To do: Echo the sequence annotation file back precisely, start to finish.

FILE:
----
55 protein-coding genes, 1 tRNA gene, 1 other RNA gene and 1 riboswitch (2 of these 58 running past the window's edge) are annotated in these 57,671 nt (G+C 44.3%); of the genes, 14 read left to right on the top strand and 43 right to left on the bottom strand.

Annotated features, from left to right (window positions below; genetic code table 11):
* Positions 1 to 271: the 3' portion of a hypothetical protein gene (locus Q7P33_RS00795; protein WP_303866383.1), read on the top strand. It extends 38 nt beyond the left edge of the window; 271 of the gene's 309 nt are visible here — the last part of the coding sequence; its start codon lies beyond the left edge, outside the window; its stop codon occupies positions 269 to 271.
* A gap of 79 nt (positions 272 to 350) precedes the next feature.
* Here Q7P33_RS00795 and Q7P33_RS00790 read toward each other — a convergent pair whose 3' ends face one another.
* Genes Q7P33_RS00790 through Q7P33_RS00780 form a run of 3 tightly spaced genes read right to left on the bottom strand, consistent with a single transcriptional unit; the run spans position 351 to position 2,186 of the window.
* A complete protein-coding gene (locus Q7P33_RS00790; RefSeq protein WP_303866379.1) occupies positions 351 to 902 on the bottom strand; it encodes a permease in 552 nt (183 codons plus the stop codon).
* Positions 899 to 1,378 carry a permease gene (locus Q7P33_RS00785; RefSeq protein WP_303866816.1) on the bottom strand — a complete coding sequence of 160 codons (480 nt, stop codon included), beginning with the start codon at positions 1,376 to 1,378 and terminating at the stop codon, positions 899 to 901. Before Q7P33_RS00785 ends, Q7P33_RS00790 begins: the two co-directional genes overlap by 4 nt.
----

55 protein-coding genes, 1 tRNA gene, 1 other RNA gene and 1 riboswitch (2 of these 58 running past the window's edge) are annotated in these 57,671 nt (G+C 44.3%); of the genes, 14 read left to right on the top strand and 43 right to left on the bottom strand.

Annotated features, from left to right (window positions below; genetic code table 11):
* Positions 1 to 271: the 3' portion of a hypothetical protein gene (locus Q7P33_RS00795; protein WP_303866383.1), read on the top strand. It extends 38 nt beyond the left edge of the window; 271 of the gene's 309 nt are visible here — the last part of the coding sequence; its start codon lies beyond the left edge, outside the window; its stop codon occupies positions 269 to 271.
* A gap of 79 nt (positions 272 to 350) precedes the next feature.
* Here Q7P33_RS00795 and Q7P33_RS00790 read toward each other — a convergent pair whose 3' ends face one another.
* Genes Q7P33_RS00790 through Q7P33_RS00780 form a run of 3 tightly spaced genes read right to left on the bottom strand, consistent with a single transcriptional unit; the run spans position 351 to position 2,186 of the window.
* A complete protein-coding gene (locus Q7P33_RS00790; RefSeq protein WP_303866379.1) occupies positions 351 to 902 on the bottom strand; it encodes a permease in 552 nt (183 codons plus the stop codon).
* Positions 899 to 1,378 carry a permease gene (locus Q7P33_RS00785; RefSeq protein WP_303866816.1) on the bottom strand — a complete coding sequence of 160 codons (480 nt, stop codon included), beginning with the start codon at positions 1,376 to 1,378 and terminating at the stop codon, positions 899 to 901. Before Q7P33_RS00785 ends, Q7P33_RS00790 begins: the two co-directional genes overlap by 4 nt.